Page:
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Using Evidence to Support Administrative Decisions

Hemsley-Brown, Jane (2008) Using Evidence to Support Administrative Decisions In: Handbook on Data-Based Decision Making in Education. Lawrence Erlbaum & Taylor and Francis, Mahwah, New Jersey, pp. 272-285. ISBN 9780415965033

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The gap between the researcher’s world and the practitioner’s world has long been recognised: research literature is generally not part of a practitioner’s library (Huberman, 1990). One of the effects of this is that actions by decision-makers and practitioners are unlikely to be informed by research, and dissemination of research information and knowledge is problematic (Hillage et al., 1998). The need for practitioners to utilize the findings from research as a basis for decision making is not just an issue for schools, but is a compelling idea for the workplace as a whole (Gruber & Niles, 1973; Weiss, 1979; Huberman, 1990; Davies & Nutley, 2002; Kelemen & Bansal, 2002; Walter et al., 2003a; Walter et al., 2003b; Sutton, 2004; Percy-Smith, 2005). Many studies have explored how and why new ideas and practices are adopted (Sturdy, 2004) in an attempt to discover how practitioners and managers could be encouraged to use research to support their decision-making (Hemsley-Brown, 2005) and to increase the performance of schools (Hemsley-Brown & Sharp, 2003). The increasing interest in utilizing research findings for improving schools and providing evidence for management decision making is an important response to the rapid pace of change, the availability of electronic data and the considerably pressure to improve increasingly complex organizations. Successful and continuous improvement depends less on who has the information and increasingly on those able to make the best use of that information (Moorman et al., 1992; Hemsley-Brown, 2005). However, much of the knowledge generated by research fails to impact on a practitioner audience and although some research focuses on facilitating the utilization of research, much research effort has been devoted to explaining and justifying the gaps – the research-practice gap (Boostrom et al., 1993; Klein, 1995; Bero et al., 1998; Johnson, 2000; Huff & Huff, 2001; Kelemen & Bansal, 2002).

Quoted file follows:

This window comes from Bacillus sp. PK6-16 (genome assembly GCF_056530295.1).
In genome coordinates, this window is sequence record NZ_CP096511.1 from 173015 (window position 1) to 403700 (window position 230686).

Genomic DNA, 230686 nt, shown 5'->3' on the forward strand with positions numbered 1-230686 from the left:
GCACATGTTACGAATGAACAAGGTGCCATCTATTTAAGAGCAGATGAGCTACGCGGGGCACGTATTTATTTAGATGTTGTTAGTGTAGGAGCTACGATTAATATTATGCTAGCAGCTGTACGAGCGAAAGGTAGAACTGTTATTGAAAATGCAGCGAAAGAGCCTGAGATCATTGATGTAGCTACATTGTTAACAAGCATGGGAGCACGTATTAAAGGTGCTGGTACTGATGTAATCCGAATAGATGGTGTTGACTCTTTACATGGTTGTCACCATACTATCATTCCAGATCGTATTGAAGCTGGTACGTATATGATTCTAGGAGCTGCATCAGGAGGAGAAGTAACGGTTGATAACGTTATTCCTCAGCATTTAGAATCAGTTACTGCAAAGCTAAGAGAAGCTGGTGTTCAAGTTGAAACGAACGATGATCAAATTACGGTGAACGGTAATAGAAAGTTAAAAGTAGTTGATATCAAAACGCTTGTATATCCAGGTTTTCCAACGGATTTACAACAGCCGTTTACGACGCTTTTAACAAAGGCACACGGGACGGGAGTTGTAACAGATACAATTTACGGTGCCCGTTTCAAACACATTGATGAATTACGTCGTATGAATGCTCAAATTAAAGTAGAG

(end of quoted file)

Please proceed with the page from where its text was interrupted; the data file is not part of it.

Item Type: Book Section
Divisions : Faculty of Arts and Social Sciences > Surrey Business School
Faculty of Arts and Social Sciences
Authors :
Editors :
Date : October 2008
DOI : 10.4324/9780203888803
Copyright Disclaimer : © 2008 Taylor & Francis
Additional Information : About the book: Education has fought long and hard to gain acceptance as a profession and, since professionals by definition use data to shape the decisions they make, education has little choice but to continue moving in this direction. This 3-part handbook represents a major contribution to the literature of education. It is a unique compendium of the most original work currently available on how, when and why evidence should be used to ground practice. It is a comprehensive, cross-disciplinary, research-based, and practice-based resource that all educators can turn to as a guide to data-based decision making. The Handbook of Data-Based Decision Making in Education is a must read for researchers who are just beginning to explore the scientifically based nature of educational practice. It is also appropriate for policy makers and practitioners who are confronted with young people who need to be in classrooms where "best practices" are the norm and not the exception.
Depositing User : Jane Hemsley-Brown
Date Deposited : 23 Aug 2017 13:02
Last Modified : 16 Jan 2019 16:30

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